This morning I received an encouraging email from Michelle, In Michigan. She offered her two cents on that subject:

Hey Jonathan, I just read your article on “Ministry to/BY Teenagers.” I just wanted to encourage you by saying that your site is a HUGE help to many of us. Perhaps the reason that the Games and Skits pages of your site get the most hits is because of internet search engines. Sometimes, a youth leader has a lesson plan all worked out, and is simply looking for a quick game or skit to accompany. They do a search on google, and up comes your site. Just a thought… Anyway, I love EVERYTHING about your site, and your books are among my favorite resources on my shelves.

You make a difference. Thank you!


Thanks Michelle. I hope you’re right. I hope that most people are making the Gospel a priority.

And from Steve:

I find your insightful thoughs on youth ministry and the particulars of reaching youth for Christ.  The youth culture today is big into entertainment and the resources you share are wonderful.  However, we must pray and lead our youth to engage God’s word.  There are to many nominal Christians and we must raise up spiritual young people who can lead.  We as leaders must lead by example.  Thank you for sharing your Ezine message with us.  It is insightful and challenges me personally as a leader to evaluate my ministry.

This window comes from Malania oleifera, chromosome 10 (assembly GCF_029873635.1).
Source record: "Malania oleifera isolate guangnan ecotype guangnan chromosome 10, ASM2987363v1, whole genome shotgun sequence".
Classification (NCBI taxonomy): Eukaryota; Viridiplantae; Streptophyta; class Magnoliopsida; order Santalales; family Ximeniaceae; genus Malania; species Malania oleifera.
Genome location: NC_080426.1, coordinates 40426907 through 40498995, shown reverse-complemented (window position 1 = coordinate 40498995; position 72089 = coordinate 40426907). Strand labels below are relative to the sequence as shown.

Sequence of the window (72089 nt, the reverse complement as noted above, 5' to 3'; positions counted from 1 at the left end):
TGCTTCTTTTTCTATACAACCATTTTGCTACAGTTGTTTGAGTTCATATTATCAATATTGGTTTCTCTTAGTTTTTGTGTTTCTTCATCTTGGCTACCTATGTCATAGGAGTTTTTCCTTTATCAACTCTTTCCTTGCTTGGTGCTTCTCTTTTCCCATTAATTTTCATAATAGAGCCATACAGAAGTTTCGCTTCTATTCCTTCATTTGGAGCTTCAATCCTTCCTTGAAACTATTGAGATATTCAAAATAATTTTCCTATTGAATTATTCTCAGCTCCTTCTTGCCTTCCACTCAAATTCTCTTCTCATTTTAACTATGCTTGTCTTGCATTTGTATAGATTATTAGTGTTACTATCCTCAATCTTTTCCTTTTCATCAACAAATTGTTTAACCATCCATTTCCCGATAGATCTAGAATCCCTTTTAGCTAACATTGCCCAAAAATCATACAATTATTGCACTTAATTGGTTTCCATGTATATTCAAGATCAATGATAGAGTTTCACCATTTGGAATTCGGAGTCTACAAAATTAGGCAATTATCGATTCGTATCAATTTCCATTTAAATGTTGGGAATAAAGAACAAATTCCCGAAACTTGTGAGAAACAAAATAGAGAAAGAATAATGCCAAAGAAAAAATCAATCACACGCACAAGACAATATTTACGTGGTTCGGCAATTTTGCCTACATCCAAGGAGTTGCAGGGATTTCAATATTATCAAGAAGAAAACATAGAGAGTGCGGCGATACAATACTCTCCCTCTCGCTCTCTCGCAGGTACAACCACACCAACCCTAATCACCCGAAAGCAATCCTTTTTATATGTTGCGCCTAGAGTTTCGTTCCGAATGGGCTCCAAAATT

And from Scott in AZ.

Just got your email about the what ministry by students looks like. I am a Jr. High youth worker and wanted to let you be aware that your site has help me a lot with my small group and my teaching’s every Sunday. After or during my teaching I like to have the students break off into groups with a leader and talk about what we have been discussing. I have been very bless by your movie clip discussions for idea’s on questions I can ask my youth that has to go with the teaching. When I first took over the youth group a little over six months ago very few students even knew what the good news is and what it means to be a Christian. The training tools on your website have really help me on developing students to be able to not only understand what it mean to be a christian but how to live that life and be able to rely on God for there faith and not what some one told them. Keep up the good work!

Good feedback.

We need to have fun with kids. There are a time and a place for pure fun activities (that’s why we provide so many ideas for them on our website). But I hope that our ministry provides more than just “food.” In John, Chapter 6, Jesus had just fed a bunch of people and they showed up again for more “food.” Jesus basically said, “Why are you guys just seeking perishable things like food when you should be seeking the eternal life that I offer.”